John, 'the Jews' and us: John's context and ours
A recurring challenge for preachers, teachers and readers of the Gospel of John is making sense of its references to “the Jews.” At Jesus’ sentencing Pilate goes “out to the Jews” to tell them that he finds no reason to crucify Jesus (18:38). After Jesus is dead, John says that two men—Joseph of Arimathea, who was a disciple of Jesus in secret “because of his fear of the Jews” (John 19:38), and Nicodemus, earlier described as “a leader of the Jews” (3:2), who came to see Jesus under cover of darkness (presumably out of that same fear of the Jews)—claim the body of Jesus for anointing and burial.
These and other negative references to “the Jews” are at least partially responsible for the shame of Christian anti-Semitism. Students of the New Testament understand that “the Jews” can’t really mean all the Jewish people and is usually used by John to refer to the part of the Jewish leadership that was accommodating and cooperating with the Romans. After all, Jesus was an observant Jew and so were his disciples and his mother.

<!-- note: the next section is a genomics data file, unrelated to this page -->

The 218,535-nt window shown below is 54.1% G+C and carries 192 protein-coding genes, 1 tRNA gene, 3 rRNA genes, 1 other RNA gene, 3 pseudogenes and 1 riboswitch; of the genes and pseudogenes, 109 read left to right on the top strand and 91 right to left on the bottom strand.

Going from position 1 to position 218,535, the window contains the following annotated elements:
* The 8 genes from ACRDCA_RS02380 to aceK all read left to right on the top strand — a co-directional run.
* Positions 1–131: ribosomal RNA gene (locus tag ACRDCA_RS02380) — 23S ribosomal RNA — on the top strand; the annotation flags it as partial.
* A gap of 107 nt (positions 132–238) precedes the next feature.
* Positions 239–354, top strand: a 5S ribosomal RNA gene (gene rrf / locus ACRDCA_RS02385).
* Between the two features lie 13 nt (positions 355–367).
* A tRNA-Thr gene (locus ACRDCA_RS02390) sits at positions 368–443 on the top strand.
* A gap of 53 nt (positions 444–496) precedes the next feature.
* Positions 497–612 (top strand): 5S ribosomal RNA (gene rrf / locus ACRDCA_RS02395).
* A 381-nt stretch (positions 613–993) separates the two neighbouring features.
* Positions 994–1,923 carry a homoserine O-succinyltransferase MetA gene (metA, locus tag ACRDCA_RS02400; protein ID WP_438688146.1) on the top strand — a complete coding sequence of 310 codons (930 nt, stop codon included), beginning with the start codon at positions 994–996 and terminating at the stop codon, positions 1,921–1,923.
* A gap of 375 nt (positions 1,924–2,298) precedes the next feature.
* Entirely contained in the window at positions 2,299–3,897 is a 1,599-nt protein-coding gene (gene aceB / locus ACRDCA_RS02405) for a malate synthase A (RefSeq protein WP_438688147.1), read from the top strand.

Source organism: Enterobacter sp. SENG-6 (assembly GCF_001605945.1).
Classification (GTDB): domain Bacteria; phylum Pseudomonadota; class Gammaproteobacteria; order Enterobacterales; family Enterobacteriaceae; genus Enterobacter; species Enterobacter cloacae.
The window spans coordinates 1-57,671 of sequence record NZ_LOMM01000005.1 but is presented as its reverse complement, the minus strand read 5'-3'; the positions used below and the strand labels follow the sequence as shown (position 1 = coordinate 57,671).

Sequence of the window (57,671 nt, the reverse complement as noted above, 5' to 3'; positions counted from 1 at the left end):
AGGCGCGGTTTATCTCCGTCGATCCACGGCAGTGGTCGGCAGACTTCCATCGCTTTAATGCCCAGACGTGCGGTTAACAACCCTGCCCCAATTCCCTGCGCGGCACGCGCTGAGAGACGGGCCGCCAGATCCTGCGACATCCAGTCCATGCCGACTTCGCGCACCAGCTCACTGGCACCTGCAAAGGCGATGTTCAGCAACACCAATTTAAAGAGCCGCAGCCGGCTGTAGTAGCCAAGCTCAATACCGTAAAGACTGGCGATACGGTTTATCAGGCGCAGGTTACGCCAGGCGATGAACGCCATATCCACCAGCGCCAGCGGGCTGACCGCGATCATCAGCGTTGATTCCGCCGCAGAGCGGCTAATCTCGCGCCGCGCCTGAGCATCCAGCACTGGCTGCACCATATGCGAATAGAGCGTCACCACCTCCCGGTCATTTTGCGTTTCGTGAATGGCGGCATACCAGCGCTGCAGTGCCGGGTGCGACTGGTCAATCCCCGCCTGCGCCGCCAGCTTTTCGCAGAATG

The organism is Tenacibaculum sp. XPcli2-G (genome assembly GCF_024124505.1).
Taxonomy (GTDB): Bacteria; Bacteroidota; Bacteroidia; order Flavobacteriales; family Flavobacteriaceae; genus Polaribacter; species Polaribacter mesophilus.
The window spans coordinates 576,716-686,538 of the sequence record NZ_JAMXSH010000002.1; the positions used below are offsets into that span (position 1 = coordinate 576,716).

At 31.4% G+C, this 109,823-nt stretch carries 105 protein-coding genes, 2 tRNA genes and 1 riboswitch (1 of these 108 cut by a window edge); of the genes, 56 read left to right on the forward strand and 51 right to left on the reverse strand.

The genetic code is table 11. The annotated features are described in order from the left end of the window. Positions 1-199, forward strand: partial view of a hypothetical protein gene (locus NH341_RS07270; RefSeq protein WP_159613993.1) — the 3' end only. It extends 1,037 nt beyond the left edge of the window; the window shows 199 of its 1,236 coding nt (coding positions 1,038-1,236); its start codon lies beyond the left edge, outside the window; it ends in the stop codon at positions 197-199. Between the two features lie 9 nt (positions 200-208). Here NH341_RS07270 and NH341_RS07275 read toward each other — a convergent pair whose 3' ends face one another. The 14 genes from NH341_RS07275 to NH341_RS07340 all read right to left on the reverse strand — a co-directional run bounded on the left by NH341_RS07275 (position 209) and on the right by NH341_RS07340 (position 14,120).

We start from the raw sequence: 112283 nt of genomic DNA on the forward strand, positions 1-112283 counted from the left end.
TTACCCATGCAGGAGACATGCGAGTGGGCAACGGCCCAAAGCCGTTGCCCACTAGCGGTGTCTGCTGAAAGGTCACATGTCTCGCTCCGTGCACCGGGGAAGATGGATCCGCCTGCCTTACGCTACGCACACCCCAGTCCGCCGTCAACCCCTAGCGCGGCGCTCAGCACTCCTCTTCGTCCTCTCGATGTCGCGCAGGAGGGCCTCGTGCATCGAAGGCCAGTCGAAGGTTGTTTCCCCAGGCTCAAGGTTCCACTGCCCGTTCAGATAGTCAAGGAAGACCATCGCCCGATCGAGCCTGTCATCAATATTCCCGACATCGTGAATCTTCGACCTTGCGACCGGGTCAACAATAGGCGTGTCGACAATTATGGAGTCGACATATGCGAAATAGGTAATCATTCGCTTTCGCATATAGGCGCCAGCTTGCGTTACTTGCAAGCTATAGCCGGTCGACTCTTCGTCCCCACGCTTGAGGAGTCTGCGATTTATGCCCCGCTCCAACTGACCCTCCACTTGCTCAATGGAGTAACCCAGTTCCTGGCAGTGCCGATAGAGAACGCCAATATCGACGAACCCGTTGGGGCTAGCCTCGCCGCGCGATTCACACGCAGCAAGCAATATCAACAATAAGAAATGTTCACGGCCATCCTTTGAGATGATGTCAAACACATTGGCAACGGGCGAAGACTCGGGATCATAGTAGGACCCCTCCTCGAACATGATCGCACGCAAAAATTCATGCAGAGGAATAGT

The Fourth Gospel was written in the context of early Christians’ painful separation from Judaism and from the synagogue. For a while, Christian believers felt persecuted by the community they were leaving. John’s Gospel was written for those believers.
In her very helpful book, Encounters with Jesus: Studies in the Gospel of John, Frances Taylor Gench explains that “in John’s social environment, adherence to this community bore a cost,” and she quotes David Rensberger’s statement, in Johannine Faith and Liberating Community, that at that time declaring oneself a Christian believer was “to undertake an act of deliberate downward mobility.”
This understanding in no way justifies the terrible history of Christian anti-Judaic teaching. It is nevertheless necessary for Christian preachers and teachers of John to understand and in some way include this point in sermons, lectures, essays and books.
The obvious problem is that it’s hard to squeeze such lessons into a sermon. The very least we can do is explain that “the Jews” does not mean all the Jews and that a phrase like “because of fear of the Jews” does not refer to fear of the entire religious population.